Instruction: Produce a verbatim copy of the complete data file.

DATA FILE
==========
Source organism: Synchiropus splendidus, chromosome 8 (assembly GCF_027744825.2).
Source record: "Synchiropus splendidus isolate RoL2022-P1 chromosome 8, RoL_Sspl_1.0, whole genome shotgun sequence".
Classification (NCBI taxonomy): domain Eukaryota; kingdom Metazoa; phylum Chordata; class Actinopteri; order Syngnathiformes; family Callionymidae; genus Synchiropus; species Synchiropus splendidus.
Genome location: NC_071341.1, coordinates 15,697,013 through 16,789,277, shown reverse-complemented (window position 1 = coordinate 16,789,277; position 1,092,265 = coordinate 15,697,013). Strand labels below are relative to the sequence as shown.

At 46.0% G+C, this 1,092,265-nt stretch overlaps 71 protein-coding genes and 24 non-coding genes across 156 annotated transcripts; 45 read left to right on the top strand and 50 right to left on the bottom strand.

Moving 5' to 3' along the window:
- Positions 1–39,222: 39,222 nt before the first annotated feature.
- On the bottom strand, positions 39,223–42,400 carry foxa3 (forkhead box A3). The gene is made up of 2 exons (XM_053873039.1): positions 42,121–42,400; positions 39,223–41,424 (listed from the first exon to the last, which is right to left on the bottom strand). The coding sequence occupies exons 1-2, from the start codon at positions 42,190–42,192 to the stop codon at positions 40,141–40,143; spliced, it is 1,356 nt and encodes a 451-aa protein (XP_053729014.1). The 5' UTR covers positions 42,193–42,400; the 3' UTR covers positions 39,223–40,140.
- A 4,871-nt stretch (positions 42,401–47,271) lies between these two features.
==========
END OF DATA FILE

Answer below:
Source organism: Synchiropus splendidus, chromosome 8 (assembly GCF_027744825.2).
Source record: "Synchiropus splendidus isolate RoL2022-P1 chromosome 8, RoL_Sspl_1.0, whole genome shotgun sequence".
Classification (NCBI taxonomy): domain Eukaryota; kingdom Metazoa; phylum Chordata; class Actinopteri; order Syngnathiformes; family Callionymidae; genus Synchiropus; species Synchiropus splendidus.
Genome location: NC_071341.1, coordinates 15,697,013 through 16,789,277, shown reverse-complemented (window position 1 = coordinate 16,789,277; position 1,092,265 = coordinate 15,697,013). Strand labels below are relative to the sequence as shown.

At 46.0% G+C, this 1,092,265-nt stretch overlaps 71 protein-coding genes and 24 non-coding genes across 156 annotated transcripts; 45 read left to right on the top strand and 50 right to left on the bottom strand.

Moving 5' to 3' along the window:
- Positions 1–39,222: 39,222 nt before the first annotated feature.
- On the bottom strand, positions 39,223–42,400 carry foxa3 (forkhead box A3). The gene is made up of 2 exons (XM_053873039.1): positions 42,121–42,400; positions 39,223–41,424 (listed from the first exon to the last, which is right to left on the bottom strand). The coding sequence occupies exons 1-2, from the start codon at positions 42,190–42,192 to the stop codon at positions 40,141–40,143; spliced, it is 1,356 nt and encodes a 451-aa protein (XP_053729014.1). The 5' UTR covers positions 42,193–42,400; the 3' UTR covers positions 39,223–40,140.
- A 4,871-nt stretch (positions 42,401–47,271) lies between these two features.